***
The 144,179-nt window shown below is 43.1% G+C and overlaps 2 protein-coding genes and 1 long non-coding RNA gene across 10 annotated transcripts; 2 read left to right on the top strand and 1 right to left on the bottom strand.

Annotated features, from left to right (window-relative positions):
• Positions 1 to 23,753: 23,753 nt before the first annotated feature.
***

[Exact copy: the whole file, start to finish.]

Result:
The 144,179-nt window shown below is 43.1% G+C and overlaps 2 protein-coding genes and 1 long non-coding RNA gene across 10 annotated transcripts; 2 read left to right on the top strand and 1 right to left on the bottom strand.

Annotated features, from left to right (window-relative positions):
• Positions 1 to 23,753: 23,753 nt before the first annotated feature.